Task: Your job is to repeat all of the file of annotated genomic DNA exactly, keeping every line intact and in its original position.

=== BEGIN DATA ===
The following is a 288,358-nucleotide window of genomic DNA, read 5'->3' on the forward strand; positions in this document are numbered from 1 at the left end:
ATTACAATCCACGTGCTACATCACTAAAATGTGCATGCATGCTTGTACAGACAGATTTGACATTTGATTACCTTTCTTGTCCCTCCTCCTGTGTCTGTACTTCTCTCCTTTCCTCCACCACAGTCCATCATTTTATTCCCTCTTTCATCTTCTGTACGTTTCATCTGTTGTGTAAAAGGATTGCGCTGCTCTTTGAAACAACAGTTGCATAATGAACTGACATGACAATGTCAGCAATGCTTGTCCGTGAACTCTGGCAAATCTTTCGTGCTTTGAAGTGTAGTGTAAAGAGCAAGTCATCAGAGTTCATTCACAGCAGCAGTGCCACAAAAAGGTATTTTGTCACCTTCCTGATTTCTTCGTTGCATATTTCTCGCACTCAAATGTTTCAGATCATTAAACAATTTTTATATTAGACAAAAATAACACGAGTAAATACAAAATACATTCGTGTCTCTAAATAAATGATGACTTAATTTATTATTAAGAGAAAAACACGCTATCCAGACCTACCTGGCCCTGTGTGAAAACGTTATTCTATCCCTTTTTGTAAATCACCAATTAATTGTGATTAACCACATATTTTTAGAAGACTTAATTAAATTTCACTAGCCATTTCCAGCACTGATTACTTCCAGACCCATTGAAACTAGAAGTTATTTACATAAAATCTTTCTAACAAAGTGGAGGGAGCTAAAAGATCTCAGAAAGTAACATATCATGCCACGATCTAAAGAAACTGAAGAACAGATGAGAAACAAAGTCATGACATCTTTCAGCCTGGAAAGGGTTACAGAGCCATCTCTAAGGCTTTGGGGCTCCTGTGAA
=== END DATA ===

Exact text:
The following is a 288,358-nucleotide window of genomic DNA, read 5'->3' on the forward strand; positions in this document are numbered from 1 at the left end:
ATTACAATCCACGTGCTACATCACTAAAATGTGCATGCATGCTTGTACAGACAGATTTGACATTTGATTACCTTTCTTGTCCCTCCTCCTGTGTCTGTACTTCTCTCCTTTCCTCCACCACAGTCCATCATTTTATTCCCTCTTTCATCTTCTGTACGTTTCATCTGTTGTGTAAAAGGATTGCGCTGCTCTTTGAAACAACAGTTGCATAATGAACTGACATGACAATGTCAGCAATGCTTGTCCGTGAACTCTGGCAAATCTTTCGTGCTTTGAAGTGTAGTGTAAAGAGCAAGTCATCAGAGTTCATTCACAGCAGCAGTGCCACAAAAAGGTATTTTGTCACCTTCCTGATTTCTTCGTTGCATATTTCTCGCACTCAAATGTTTCAGATCATTAAACAATTTTTATATTAGACAAAAATAACACGAGTAAATACAAAATACATTCGTGTCTCTAAATAAATGATGACTTAATTTATTATTAAGAGAAAAACACGCTATCCAGACCTACCTGGCCCTGTGTGAAAACGTTATTCTATCCCTTTTTGTAAATCACCAATTAATTGTGATTAACCACATATTTTTAGAAGACTTAATTAAATTTCACTAGCCATTTCCAGCACTGATTACTTCCAGACCCATTGAAACTAGAAGTTATTTACATAAAATCTTTCTAACAAAGTGGAGGGAGCTAAAAGATCTCAGAAAGTAACATATCATGCCACGATCTAAAGAAACTGAAGAACAGATGAGAAACAAAGTCATGACATCTTTCAGCCTGGAAAGGGTTACAGAGCCATCTCTAAGGCTTTGGGGCTCCTGTGAA